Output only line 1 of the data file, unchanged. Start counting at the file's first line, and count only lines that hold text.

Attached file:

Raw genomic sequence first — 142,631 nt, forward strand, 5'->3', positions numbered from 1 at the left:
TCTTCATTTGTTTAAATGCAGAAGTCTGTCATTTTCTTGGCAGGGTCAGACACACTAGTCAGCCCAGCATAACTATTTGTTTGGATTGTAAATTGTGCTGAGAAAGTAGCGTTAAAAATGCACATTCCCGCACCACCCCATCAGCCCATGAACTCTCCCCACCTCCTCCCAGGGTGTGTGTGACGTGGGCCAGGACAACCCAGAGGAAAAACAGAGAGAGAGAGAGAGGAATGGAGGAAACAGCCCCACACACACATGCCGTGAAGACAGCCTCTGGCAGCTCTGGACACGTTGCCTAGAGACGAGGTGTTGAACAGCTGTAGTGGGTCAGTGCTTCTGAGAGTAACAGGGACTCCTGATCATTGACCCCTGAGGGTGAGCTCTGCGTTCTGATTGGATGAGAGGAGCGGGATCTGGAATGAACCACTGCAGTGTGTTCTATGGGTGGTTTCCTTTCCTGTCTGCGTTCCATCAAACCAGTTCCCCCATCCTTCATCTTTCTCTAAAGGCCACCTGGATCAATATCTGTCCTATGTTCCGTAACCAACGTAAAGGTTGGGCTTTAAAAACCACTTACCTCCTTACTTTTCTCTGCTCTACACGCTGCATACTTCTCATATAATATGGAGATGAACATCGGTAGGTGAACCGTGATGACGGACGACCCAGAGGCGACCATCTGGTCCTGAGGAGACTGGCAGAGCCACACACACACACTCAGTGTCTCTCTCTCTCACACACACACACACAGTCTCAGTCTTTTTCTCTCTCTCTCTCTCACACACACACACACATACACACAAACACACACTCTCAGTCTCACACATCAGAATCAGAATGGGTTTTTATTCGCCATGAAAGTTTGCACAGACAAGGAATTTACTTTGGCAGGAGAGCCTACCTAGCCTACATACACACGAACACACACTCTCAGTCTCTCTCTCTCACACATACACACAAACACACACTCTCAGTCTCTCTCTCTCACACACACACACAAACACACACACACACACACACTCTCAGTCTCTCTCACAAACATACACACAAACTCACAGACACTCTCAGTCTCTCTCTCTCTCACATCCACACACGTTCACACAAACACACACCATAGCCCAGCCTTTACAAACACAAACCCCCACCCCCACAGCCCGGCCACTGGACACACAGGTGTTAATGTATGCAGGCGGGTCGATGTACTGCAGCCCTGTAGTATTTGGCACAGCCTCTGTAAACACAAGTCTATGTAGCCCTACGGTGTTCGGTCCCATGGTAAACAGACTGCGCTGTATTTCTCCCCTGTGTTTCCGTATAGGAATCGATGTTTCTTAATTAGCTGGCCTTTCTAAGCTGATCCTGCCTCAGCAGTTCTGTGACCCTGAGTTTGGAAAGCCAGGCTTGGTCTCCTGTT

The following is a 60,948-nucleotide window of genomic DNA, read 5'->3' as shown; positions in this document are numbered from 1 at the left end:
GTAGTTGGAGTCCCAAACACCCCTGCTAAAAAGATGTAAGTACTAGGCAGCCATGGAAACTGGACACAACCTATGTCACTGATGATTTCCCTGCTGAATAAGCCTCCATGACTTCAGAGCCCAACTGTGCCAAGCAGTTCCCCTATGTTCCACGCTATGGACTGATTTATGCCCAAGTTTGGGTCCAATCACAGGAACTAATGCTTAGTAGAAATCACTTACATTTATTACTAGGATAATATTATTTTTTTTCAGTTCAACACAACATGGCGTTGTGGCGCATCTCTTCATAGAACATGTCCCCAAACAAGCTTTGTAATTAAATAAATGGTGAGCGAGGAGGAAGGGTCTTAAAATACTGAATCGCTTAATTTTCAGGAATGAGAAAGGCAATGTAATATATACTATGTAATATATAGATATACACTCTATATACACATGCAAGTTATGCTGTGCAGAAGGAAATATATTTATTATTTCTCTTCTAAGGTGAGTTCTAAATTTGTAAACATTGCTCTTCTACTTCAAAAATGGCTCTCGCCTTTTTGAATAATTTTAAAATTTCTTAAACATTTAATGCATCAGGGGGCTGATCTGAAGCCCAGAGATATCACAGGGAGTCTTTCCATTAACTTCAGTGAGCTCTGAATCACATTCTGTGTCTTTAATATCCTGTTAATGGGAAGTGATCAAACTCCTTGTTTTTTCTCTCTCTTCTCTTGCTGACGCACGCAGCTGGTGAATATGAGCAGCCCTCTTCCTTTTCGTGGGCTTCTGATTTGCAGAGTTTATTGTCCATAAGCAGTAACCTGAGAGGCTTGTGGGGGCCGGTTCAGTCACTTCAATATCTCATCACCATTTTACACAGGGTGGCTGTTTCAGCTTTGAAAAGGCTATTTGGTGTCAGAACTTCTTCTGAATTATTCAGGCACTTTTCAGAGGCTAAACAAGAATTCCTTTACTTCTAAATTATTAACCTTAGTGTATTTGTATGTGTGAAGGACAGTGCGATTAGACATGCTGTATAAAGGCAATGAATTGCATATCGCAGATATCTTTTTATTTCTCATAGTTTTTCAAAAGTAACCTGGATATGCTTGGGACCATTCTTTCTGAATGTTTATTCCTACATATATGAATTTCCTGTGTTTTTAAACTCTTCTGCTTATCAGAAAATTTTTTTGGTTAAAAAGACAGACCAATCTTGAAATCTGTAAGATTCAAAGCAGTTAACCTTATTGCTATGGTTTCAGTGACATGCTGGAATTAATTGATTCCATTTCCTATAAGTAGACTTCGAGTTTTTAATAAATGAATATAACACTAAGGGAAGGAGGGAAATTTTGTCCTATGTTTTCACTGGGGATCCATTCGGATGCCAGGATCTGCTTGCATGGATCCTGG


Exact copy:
Raw genomic sequence first — 142,631 nt, forward strand, 5'->3', positions numbered from 1 at the left: